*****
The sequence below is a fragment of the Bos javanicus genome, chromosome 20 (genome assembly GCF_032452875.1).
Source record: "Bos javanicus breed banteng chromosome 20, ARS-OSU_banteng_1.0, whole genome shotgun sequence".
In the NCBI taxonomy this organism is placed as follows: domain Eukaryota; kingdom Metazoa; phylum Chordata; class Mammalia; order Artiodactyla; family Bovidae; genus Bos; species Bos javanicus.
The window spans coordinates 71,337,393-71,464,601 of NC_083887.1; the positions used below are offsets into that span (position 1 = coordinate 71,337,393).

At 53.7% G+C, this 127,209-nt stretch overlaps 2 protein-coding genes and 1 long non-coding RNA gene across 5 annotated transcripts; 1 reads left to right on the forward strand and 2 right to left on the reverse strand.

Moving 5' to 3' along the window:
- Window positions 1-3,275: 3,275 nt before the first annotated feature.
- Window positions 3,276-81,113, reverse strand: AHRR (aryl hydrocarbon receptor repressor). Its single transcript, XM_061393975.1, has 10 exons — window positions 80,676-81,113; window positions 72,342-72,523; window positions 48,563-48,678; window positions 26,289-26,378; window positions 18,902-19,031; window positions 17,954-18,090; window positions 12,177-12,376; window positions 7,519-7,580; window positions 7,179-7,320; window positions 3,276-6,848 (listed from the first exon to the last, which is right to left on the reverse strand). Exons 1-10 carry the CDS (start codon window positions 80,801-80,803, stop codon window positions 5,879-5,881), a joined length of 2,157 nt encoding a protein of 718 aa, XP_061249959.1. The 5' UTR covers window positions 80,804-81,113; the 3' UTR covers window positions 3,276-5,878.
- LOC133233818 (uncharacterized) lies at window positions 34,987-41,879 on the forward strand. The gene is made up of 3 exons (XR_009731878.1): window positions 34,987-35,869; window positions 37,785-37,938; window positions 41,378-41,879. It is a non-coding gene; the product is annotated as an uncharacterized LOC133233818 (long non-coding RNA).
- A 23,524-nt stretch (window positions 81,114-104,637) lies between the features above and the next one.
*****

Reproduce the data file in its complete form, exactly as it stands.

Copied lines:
The sequence below is a fragment of the Bos javanicus genome, chromosome 20 (genome assembly GCF_032452875.1).
Source record: "Bos javanicus breed banteng chromosome 20, ARS-OSU_banteng_1.0, whole genome shotgun sequence".
In the NCBI taxonomy this organism is placed as follows: domain Eukaryota; kingdom Metazoa; phylum Chordata; class Mammalia; order Artiodactyla; family Bovidae; genus Bos; species Bos javanicus.
The window spans coordinates 71,337,393-71,464,601 of NC_083887.1; the positions used below are offsets into that span (position 1 = coordinate 71,337,393).

At 53.7% G+C, this 127,209-nt stretch overlaps 2 protein-coding genes and 1 long non-coding RNA gene across 5 annotated transcripts; 1 reads left to right on the forward strand and 2 right to left on the reverse strand.

Moving 5' to 3' along the window:
- Window positions 1-3,275: 3,275 nt before the first annotated feature.
- Window positions 3,276-81,113, reverse strand: AHRR (aryl hydrocarbon receptor repressor). Its single transcript, XM_061393975.1, has 10 exons — window positions 80,676-81,113; window positions 72,342-72,523; window positions 48,563-48,678; window positions 26,289-26,378; window positions 18,902-19,031; window positions 17,954-18,090; window positions 12,177-12,376; window positions 7,519-7,580; window positions 7,179-7,320; window positions 3,276-6,848 (listed from the first exon to the last, which is right to left on the reverse strand). Exons 1-10 carry the CDS (start codon window positions 80,801-80,803, stop codon window positions 5,879-5,881), a joined length of 2,157 nt encoding a protein of 718 aa, XP_061249959.1. The 5' UTR covers window positions 80,804-81,113; the 3' UTR covers window positions 3,276-5,878.
- LOC133233818 (uncharacterized) lies at window positions 34,987-41,879 on the forward strand. The gene is made up of 3 exons (XR_009731878.1): window positions 34,987-35,869; window positions 37,785-37,938; window positions 41,378-41,879. It is a non-coding gene; the product is annotated as an uncharacterized LOC133233818 (long non-coding RNA).
- A 23,524-nt stretch (window positions 81,114-104,637) lies between the features above and the next one.